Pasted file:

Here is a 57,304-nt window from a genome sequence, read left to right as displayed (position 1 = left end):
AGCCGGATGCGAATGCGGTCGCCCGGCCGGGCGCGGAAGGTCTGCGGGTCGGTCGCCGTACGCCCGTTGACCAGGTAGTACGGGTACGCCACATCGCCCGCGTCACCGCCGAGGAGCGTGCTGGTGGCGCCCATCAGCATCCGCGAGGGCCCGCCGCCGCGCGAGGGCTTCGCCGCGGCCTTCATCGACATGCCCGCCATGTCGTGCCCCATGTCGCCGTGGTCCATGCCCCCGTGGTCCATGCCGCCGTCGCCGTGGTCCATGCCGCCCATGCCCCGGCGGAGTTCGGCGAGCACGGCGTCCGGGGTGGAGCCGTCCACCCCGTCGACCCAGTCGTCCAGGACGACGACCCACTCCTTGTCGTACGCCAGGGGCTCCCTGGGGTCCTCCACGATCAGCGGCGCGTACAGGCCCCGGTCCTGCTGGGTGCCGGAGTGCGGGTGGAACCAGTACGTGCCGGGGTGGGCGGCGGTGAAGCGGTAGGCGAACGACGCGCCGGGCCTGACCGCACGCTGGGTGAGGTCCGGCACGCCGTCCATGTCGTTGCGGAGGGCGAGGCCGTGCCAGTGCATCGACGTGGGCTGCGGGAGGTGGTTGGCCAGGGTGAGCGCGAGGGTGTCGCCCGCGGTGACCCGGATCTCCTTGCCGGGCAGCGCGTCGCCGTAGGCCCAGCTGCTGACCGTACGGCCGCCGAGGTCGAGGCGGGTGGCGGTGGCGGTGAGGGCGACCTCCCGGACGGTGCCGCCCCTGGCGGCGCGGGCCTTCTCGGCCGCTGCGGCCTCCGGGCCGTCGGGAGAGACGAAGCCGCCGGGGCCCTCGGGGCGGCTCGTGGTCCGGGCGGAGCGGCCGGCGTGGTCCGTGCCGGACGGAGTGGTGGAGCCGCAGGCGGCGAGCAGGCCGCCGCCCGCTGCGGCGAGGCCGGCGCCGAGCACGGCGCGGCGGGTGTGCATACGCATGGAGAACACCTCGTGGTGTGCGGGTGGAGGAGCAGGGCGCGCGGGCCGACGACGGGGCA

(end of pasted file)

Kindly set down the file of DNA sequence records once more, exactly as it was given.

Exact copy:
Here is a 57,304-nt window from a genome sequence, read left to right as displayed (position 1 = left end):
AGCCGGATGCGAATGCGGTCGCCCGGCCGGGCGCGGAAGGTCTGCGGGTCGGTCGCCGTACGCCCGTTGACCAGGTAGTACGGGTACGCCACATCGCCCGCGTCACCGCCGAGGAGCGTGCTGGTGGCGCCCATCAGCATCCGCGAGGGCCCGCCGCCGCGCGAGGGCTTCGCCGCGGCCTTCATCGACATGCCCGCCATGTCGTGCCCCATGTCGCCGTGGTCCATGCCCCCGTGGTCCATGCCGCCGTCGCCGTGGTCCATGCCGCCCATGCCCCGGCGGAGTTCGGCGAGCACGGCGTCCGGGGTGGAGCCGTCCACCCCGTCGACCCAGTCGTCCAGGACGACGACCCACTCCTTGTCGTACGCCAGGGGCTCCCTGGGGTCCTCCACGATCAGCGGCGCGTACAGGCCCCGGTCCTGCTGGGTGCCGGAGTGCGGGTGGAACCAGTACGTGCCGGGGTGGGCGGCGGTGAAGCGGTAGGCGAACGACGCGCCGGGCCTGACCGCACGCTGGGTGAGGTCCGGCACGCCGTCCATGTCGTTGCGGAGGGCGAGGCCGTGCCAGTGCATCGACGTGGGCTGCGGGAGGTGGTTGGCCAGGGTGAGCGCGAGGGTGTCGCCCGCGGTGACCCGGATCTCCTTGCCGGGCAGCGCGTCGCCGTAGGCCCAGCTGCTGACCGTACGGCCGCCGAGGTCGAGGCGGGTGGCGGTGGCGGTGAGGGCGACCTCCCGGACGGTGCCGCCCCTGGCGGCGCGGGCCTTCTCGGCCGCTGCGGCCTCCGGGCCGTCGGGAGAGACGAAGCCGCCGGGGCCCTCGGGGCGGCTCGTGGTCCGGGCGGAGCGGCCGGCGTGGTCCGTGCCGGACGGAGTGGTGGAGCCGCAGGCGGCGAGCAGGCCGCCGCCCGCTGCGGCGAGGCCGGCGCCGAGCACGGCGCGGCGGGTGTGCATACGCATGGAGAACACCTCGTGGTGTGCGGGTGGAGGAGCAGGGCGCGCGGGCCGACGACGGGGCA